After six years of silence, Mulder and Scully are about to battle another dark mystery -- this time on the big screen. What can you expect? Whitney Pastorek sums up her yearlong search for answers
Night is falling in British Columbia. The air is damp and cold, and the buzz of a helicopter is fading into the distance. I am attempting to collect information on the set of The X-Files: I Want to Believe, but instead, to avoid being caught on camera, I am lying facedown in a muddy field. Yeah, I think to myself. This seems about right.
Full disclosure: I am an X-Phile. I am also a shipper — short for ''relationshipper,'' online lingo for those who believe that the relationship between Fox Mulder (David Duchovny) and Dana Scully (Gillian Anderson) should involve getting it on. Between 1993 and 2002, I logged unjustifiably long hours on the Internet discussing that and other aspects of Chris Carter's paranormal creation, and when the first X-Files movie grossed $84 million in 1998, at least $20 of it came from me. I begged a teaser poster off my local multiplex manager, sticking it in a plastic frame from Wal-Mart. The frame died years ago, but the poster — which reads, simply, FIGHT — still hangs on my office wall. There have been times, especially of late, when I've turned to it for inspiration.
The television series ended with Mulder and Scully driving toward an uncertain future. That uncertainty soon extended to the possibility of a second film, thanks to tired actors, the 10 million viewers who'd walked away by the show's final season, and a 2005 profit-participation lawsuit Carter brought against Fox Television. But once the suit was settled, Carter and producer Frank Spotnitz began writing, and on July 14, 2007, David Duchovny told a roomful of unsuspecting journalists he'd most likely see a script the following week.
A few days later, I interview Duchovny for a profile, and my year of X-Files begins. ''There's nothing you can tell me?'' I ask. ''Not and feel that I was telling the truth, no,'' he answers.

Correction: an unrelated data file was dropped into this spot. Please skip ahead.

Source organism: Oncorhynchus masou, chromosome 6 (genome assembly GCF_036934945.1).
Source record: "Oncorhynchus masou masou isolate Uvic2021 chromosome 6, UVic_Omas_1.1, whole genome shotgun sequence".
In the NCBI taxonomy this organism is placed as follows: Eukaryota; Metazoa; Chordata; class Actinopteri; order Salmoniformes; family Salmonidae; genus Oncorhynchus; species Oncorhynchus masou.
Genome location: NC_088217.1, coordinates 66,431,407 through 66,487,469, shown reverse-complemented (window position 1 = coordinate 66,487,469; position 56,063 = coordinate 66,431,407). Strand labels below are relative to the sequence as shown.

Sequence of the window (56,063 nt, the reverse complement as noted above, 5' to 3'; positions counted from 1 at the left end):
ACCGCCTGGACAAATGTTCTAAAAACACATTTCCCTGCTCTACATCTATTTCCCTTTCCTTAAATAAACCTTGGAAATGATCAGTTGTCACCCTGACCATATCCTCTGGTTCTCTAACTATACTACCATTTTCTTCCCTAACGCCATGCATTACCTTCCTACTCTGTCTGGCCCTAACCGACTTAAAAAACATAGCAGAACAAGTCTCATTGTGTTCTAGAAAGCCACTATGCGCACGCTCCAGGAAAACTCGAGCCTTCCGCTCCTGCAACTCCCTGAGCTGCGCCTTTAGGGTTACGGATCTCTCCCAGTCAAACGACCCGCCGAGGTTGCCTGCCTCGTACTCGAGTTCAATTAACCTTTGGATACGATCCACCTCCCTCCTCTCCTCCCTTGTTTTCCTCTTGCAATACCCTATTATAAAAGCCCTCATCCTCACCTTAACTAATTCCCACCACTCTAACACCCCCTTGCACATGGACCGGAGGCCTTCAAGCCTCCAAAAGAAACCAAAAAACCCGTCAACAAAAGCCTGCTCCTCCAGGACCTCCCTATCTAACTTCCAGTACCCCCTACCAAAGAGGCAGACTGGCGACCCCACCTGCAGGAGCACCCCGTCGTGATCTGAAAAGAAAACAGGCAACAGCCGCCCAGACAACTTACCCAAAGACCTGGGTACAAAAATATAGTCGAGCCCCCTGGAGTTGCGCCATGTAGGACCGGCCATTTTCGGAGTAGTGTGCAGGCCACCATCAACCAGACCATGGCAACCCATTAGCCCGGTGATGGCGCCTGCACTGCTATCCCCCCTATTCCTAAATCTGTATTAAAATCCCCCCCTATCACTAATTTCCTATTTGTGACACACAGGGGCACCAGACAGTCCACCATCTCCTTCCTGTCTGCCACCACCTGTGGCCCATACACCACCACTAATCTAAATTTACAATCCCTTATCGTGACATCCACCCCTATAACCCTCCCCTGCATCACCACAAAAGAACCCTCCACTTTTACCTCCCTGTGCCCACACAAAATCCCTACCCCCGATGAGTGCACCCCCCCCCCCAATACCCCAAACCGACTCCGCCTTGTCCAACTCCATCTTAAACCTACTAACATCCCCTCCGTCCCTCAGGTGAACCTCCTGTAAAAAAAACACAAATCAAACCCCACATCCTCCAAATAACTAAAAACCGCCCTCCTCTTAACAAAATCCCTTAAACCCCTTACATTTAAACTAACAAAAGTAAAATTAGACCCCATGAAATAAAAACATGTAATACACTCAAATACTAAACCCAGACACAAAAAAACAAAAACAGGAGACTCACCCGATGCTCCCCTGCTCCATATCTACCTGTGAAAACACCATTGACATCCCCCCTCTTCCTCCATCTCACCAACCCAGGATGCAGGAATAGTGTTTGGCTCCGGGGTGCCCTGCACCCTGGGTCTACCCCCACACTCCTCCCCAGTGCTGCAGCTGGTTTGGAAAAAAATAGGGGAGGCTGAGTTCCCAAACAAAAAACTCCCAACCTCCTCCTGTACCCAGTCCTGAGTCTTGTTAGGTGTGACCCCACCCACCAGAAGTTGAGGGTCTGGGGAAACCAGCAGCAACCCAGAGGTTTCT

Shooting starts in December, with Carter in his feature-film directing debut. The world learns they're making a stand-alone, alien-free thriller, set in the present day and costarring Amanda Peet and Xzibit as FBI agents and Billy Connolly as a shady priest named Father Joe. But except for one grainy werewolf photo making fansite rounds, security for the project is governmentally tight, and everyone's playing along. When I visit the set in March, Duchovny fends me off with sarcasm (''No, the culture has shifted, and there's no room for The X-Files because Lost is on everybody's mind''), and Anderson is adorably bad at the secrecy game. ''I think she's made certain choices in her life, that follow, um, perfectly with who she is,'' she says of Scully's journey, before cutting herself off and whispering, ''I don't know how to talk about this!'' She also apologizes for eating carrots in front of me, but at least carrots can't be off the record.
Spotnitz gets the obfuscation gold star for at one point actually answering a question with, ''Well, the truth, the truth. It's out there. What is the truth?'' Luckily, he expands. ''I think the truth is in Mulder and Scully, these two opposites coming together,'' he says. ''This could be the last time we ever visit this world, and we wanted to say something fundamental about it.'' Then he makes me promise not to spoil their movie, and lets me see some action. Suddenly, there they are: Mulder and Scully having a tense discussion in a bathroom; running to board the aforementioned helicopter; saying goodbye in a scene I now know is the movie's denouement. Forbidden to write down anything substantive, I focus on snippets of dialogue — darkness, procedure, tranquilizer, severed arm. Meanwhile, I manage to totally overlook three innocuous little words that turn out to encompass the film's emotional core, as well as the filmmakers' struggle to get it made. I can't tell you what they are, of course, but I'm pretty sure they're what Spotnitz means when he says, ''Six years ago, it would have been a different movie. It's very much anchored in what matters to us right now. I'd even say it's personal.''